Donalds addresses bipartisan issues | News, Sports, Jobs

Congressman Byron Donalds

Never in the history of this country have the two major parties been so divided. On everything from infrastructure to managing vaccination mandates and climate change, Democrats and Republicans can’t agree on anything.

Well, almost anything.

There are issues here in the state of Florida that affect us regardless of party affiliation. This means that it will take a bipartisan effort at state and federal levels to resolve them.

US Representative Byron Donalds, R-District 19, acknowledges this. And last week, during a visit to local VFW Post 10127, he said issues like water quality and flood insurance could have a huge impact on Southwest Florida. .

The problem of water quality is something that will take years to resolve, if ever. Donalds said the C-44 reservoir is nearing completion and other projects are underway and the Army Corps of Engineers is adjusting the discharge from Lake Okeechobee to the Caloosahatchee River.

“The new LOSOM modeling looks pretty good for Southwest Florida. I think we are in a good position, and we continue to work hard with the army corps and the various members of our constituency here to get good water quality ”, said Donald.

Donalds said good water quality is something everyone should be able to agree on because it is necessary for the survival of our tourism industry.

Much of that comes from small businesses, which Donalds came to tout several weeks ago at the Zeal Institute. He said that as the backbone of our economy, the government needs to make things as easy as possible for small business owners.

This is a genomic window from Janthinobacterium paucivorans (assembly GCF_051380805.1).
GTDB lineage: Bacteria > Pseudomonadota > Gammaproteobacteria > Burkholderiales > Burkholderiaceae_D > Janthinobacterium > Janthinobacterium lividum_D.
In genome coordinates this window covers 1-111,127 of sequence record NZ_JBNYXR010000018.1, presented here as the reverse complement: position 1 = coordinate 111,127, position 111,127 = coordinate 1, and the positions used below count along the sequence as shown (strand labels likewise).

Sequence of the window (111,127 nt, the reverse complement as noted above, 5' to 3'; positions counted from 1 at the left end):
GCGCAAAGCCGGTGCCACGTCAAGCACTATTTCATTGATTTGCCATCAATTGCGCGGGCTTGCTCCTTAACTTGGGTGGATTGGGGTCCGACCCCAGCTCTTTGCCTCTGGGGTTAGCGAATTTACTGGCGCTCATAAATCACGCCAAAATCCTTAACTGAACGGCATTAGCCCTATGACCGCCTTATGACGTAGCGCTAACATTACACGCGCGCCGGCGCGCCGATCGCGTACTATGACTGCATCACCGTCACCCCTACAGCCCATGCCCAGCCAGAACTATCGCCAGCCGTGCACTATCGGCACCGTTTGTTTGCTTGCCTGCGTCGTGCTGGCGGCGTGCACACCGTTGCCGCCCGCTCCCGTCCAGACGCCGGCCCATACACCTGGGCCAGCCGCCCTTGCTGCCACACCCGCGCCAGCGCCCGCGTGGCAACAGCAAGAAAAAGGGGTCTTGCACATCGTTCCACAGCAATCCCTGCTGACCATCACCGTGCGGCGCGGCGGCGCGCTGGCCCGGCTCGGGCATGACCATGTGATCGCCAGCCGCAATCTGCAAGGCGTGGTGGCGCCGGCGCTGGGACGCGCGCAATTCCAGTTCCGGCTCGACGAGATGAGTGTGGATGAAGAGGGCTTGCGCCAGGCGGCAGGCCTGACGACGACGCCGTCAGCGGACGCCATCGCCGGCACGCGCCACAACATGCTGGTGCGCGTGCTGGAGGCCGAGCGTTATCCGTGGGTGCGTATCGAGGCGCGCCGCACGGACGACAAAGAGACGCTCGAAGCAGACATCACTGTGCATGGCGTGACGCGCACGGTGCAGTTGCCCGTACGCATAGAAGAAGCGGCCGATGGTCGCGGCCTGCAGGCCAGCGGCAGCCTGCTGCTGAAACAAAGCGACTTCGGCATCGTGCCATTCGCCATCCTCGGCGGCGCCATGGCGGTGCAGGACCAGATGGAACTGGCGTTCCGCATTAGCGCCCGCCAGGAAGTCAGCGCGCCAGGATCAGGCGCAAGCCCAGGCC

“For small businesses, the most important thing in Washington is to try to get the majority party out of what everyone else is trying to do. In the Build Back Better bill, even some of these things they want to pass will be destructive for small business owners, ” said Donald. “It will be more difficult for them to find employees. If they don’t have one, how will they work? If they can’t work, what does that mean for our economy? “

These companies, large and small, must pay their workers a living wage. However, the cost of living has skyrocketed, especially for housing, where the cost of a house or renting an apartment has risen sharply.

And with the lack of affordable housing in Southwest Florida, the problem has become more acute, especially for people in their twenties.

This is an issue that Donalds said he spoke to county commissioners and municipalities.

“You have to consider densities and elevation when it comes to zoning. If all you can build is a two story structure, you won’t have enough units per acre to make it affordable, ” said Donald. “Cities and County need to be more proactive in their zoning. “

But if the cost of owning a home doesn’t prevent potential buyers from buying, the cost of flood insurance could. FEMA 2.0 threatens to triple the cost or more, which will affect Lee County, as well as most southern states.

Donalds said he signed Senator Marco Rubio’s bill calling for a break in FEMA 2.0 because they haven’t seen the formula used to determine where the flood zones are.

“The biggest problem we have is that Florida is a donor state when it comes to flood insurance. We do not support almost the amount of damages claims for what we pay from the premiums ”, said Donald. “It extends the risk associated with flooding to the Midwest and Northeast because they haven’t built the floodplain infrastructure when you have heavy rains and flood cycles like we did. “

Donalds said southern lawmakers on both sides are coming together to find a better solution than FEMA 2.0 because it doesn’t make much sense to those in the Southeast.

“What they’re trying to do is subsidize us for the people of the Northeast and Midwest because they’re not used to paying for flood insurance. They take the dollars for the damages, but if we have to pay for the risk they take, it should be easier. Florida shouldn’t pay the price ”, said Donald.

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